Anubian Lights are an electronic/space rock outfit from L.A. masterminded by Tommy Greñas and Len del Rio. Continuously exploring space rock's possibilities, they mix sci-fi kitsch with acid-rock, spaced-out electronic and world-music, building their songs layer by layer and then filling their hooky loops with subtle details. With the use of sampling, synths, drum machines and deep pulsating bass, they churn out some playful and infectious foot-tapping, hip-shaking numbers, creating hypnotic landscapes à la Can and Kraftwerk. Their debut album, "The Eternal Sky" (1995), is an ambitious blend of space trance and slick Middle Eastern percussion with soaring synths, electric violin, electric guitar and robotic, bizarre chants.
Labcabincalifornia is the second album by The Pharcyde, released in 1995, three years after their debut Bizarre Ride II the Pharcyde. The album's production was handled by The Pharcyde themselves and Jay Dee, with additional help from Diamond D and M-Walk. Labcabincalifirnia on 3 CD Set which features the complete album, instrumentals and all the B Sides & Remixes.
Jeff Wayne's Musical Version of The War of the Worlds is the debut studio album by Jeff Wayne, retelling the story of The War of the Worlds by H. G. Wells, released September 6, 1978. A concept album, its main format is progressive rock and string orchestra, using narration and leitmotifs to carry the story via rhyming melodic lyrics that express the feelings of the various characters. The two-disc album remains a bestseller, having sold millions of records around the world, and by 2009 it was the 40th best selling album of all time in the UK with sales of 2,561,286. It has since spawned multiple versions of the album, video games, DVDs, and live tours.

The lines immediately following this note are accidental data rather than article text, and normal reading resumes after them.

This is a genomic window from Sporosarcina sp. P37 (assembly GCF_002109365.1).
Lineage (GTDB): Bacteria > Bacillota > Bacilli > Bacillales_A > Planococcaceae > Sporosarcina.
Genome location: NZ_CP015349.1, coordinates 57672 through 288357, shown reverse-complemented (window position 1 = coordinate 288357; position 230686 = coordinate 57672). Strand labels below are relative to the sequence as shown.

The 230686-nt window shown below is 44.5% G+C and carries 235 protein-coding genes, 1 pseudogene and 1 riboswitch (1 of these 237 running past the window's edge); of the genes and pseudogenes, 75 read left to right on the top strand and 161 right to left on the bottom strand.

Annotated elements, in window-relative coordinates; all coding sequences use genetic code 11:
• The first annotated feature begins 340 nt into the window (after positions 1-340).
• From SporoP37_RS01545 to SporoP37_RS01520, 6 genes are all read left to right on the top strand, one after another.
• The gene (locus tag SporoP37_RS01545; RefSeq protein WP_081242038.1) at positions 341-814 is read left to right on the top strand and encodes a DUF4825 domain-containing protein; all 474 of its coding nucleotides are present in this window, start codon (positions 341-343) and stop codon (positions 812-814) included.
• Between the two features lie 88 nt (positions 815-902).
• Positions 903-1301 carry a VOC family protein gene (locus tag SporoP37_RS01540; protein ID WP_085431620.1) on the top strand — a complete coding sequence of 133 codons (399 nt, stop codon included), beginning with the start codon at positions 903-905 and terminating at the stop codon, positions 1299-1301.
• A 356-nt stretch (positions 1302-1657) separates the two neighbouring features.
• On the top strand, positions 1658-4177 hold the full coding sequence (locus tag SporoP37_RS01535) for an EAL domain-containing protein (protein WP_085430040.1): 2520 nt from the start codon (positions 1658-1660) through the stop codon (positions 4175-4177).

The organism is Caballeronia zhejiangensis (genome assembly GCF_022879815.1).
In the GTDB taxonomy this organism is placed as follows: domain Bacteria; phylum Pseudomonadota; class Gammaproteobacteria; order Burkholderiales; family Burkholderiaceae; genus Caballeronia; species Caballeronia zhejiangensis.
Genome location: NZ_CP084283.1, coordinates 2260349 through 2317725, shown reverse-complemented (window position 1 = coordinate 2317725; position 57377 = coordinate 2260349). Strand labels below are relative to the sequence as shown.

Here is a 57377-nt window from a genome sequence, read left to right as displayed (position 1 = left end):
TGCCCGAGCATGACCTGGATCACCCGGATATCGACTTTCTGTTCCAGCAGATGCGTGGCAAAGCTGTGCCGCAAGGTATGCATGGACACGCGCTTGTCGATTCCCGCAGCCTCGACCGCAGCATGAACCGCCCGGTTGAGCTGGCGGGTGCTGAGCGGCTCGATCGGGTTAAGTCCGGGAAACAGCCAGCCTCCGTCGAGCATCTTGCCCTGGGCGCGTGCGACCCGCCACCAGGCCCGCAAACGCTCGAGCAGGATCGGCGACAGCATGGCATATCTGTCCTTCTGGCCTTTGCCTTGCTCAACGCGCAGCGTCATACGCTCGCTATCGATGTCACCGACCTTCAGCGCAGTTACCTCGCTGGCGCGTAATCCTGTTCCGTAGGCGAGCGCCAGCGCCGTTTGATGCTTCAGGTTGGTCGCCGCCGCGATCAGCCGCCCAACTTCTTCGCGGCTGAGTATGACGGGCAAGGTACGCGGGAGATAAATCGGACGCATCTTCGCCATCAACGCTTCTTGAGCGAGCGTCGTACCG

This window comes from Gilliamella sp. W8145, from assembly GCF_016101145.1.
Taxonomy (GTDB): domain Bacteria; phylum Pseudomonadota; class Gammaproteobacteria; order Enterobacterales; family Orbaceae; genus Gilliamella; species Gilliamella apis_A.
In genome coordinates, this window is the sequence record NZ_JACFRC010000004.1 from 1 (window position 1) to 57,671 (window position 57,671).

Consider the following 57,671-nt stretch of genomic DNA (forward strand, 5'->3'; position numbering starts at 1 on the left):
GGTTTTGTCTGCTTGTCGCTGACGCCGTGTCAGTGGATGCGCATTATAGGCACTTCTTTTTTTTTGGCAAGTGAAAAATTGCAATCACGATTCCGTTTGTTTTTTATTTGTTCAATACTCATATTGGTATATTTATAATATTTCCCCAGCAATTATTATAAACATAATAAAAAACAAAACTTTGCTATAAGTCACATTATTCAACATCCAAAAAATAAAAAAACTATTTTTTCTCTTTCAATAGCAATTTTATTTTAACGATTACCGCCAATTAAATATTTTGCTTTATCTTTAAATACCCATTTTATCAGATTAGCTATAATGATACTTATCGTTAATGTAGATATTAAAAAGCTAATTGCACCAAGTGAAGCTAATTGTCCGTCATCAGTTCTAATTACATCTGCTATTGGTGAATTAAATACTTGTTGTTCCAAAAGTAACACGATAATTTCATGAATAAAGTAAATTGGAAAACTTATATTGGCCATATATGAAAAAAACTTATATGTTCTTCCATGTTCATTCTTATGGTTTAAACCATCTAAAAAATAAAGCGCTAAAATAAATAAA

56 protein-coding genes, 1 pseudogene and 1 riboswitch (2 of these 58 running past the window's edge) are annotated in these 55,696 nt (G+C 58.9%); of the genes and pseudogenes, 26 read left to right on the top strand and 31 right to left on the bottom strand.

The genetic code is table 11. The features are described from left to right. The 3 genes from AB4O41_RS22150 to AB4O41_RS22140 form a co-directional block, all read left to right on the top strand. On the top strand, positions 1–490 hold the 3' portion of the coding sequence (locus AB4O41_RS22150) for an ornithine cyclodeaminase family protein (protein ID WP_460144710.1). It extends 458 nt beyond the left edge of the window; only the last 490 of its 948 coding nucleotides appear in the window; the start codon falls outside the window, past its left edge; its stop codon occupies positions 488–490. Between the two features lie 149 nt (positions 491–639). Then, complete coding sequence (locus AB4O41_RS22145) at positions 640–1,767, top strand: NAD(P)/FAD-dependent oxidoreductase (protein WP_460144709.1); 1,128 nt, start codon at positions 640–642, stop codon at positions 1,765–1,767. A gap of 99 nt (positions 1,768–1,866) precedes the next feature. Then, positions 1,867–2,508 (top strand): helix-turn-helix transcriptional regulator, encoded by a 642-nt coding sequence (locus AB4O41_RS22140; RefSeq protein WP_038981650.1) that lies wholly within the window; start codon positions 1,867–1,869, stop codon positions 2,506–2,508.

Neverland is the sixth regular studio album by The Mission. It was released on the 1 February 1995 by Equator Records (UK) and Sony (Europe) and reached #58 in the UK Albums Chart…
Pacer is an album released in October 1995 by the Amps, Kim Deal's side project from her group the Breeders, who took a break from playing together beginning in late 1994. Deal recruited two new musicians and named the group the Amps. The band recorded Pacer at several studios in the USA and in Ireland, with different engineers each time, including Steve Albini, Bryce Goggin, and John Agnello. The album received mixed reviews, ranging from highly enthusiastic to quite dismissive. Despite radio airplay for its single, "Tipp City", Pacer did not sell well. The Amps toured in 1995 and 1996 with groups such as Sonic Youth, Guided By Voices, and Foo Fighters. In 1996, Deal changed the band's name back to the Breeders, making Pacer the Amps' only album.
The bass is really up front on this one. This is the most fully formed Mick Karn album, but still something seems to be missing. Or it's really that there should be more missing. Sometimes all the instrumentation gets a bit to busy. I could do without a lot of the guitar for instance. Although nothing here can obscure some of the greatest bass lines Karn's come up with. Songs like "Plaster the Magic Tongue" and a few others will amaze the bass crazed. There's lots of middle eastern and jazz fusion sounds to be found here. It's similar to Bestial Cluster just more consistently good, and sometimes darker or more middle eastern sounding. Mick Karn's best up to this point.
Say what you want about the Cult, a band who will certainly go down as one of the most schizophrenic in rock history, but singer Ian Astbury and guitarist Billy Duffy could sure write a great tune. Just glance at a few titles included on the greatest-hits collection Pure Cult: The Singles 1984-1995: "Edie (Ciao Baby)," "Love Removal Machine," "She Sells Sanctuary," "Wild Flower," "Fire Woman," "Rain," "Lil' Devil" – you get the picture. Spread haphazardly across the disc (rather than in chronological order), each track's uniqueness is even more evident, further showcasing the Cult's fearless creativity. Early songs such as "Spiritwalker" and "Resurrection Joe" will surprise most fans with their class and maturity, while later cuts like "Wild Hearted Son," "Heart of Soul," and "Coming Down" (from their disappointing latter-day albums) are given new life when viewed on their own merits.